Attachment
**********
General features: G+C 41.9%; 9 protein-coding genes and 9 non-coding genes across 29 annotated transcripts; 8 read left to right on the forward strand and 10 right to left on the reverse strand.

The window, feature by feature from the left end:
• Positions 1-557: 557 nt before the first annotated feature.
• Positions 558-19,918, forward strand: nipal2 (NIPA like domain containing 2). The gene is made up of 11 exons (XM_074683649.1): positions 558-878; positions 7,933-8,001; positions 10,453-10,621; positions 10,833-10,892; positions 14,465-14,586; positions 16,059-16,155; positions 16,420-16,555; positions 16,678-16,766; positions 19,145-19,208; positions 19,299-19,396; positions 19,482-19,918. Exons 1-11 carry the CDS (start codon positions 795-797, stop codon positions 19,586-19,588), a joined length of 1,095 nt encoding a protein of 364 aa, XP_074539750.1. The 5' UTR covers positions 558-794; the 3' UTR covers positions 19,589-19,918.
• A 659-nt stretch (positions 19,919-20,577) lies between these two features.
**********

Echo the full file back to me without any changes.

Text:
General features: G+C 41.9%; 9 protein-coding genes and 9 non-coding genes across 29 annotated transcripts; 8 read left to right on the forward strand and 10 right to left on the reverse strand.

The window, feature by feature from the left end:
• Positions 1-557: 557 nt before the first annotated feature.
• Positions 558-19,918, forward strand: nipal2 (NIPA like domain containing 2). The gene is made up of 11 exons (XM_074683649.1): positions 558-878; positions 7,933-8,001; positions 10,453-10,621; positions 10,833-10,892; positions 14,465-14,586; positions 16,059-16,155; positions 16,420-16,555; positions 16,678-16,766; positions 19,145-19,208; positions 19,299-19,396; positions 19,482-19,918. Exons 1-11 carry the CDS (start codon positions 795-797, stop codon positions 19,586-19,588), a joined length of 1,095 nt encoding a protein of 364 aa, XP_074539750.1. The 5' UTR covers positions 558-794; the 3' UTR covers positions 19,589-19,918.
• A 659-nt stretch (positions 19,919-20,577) lies between these two features.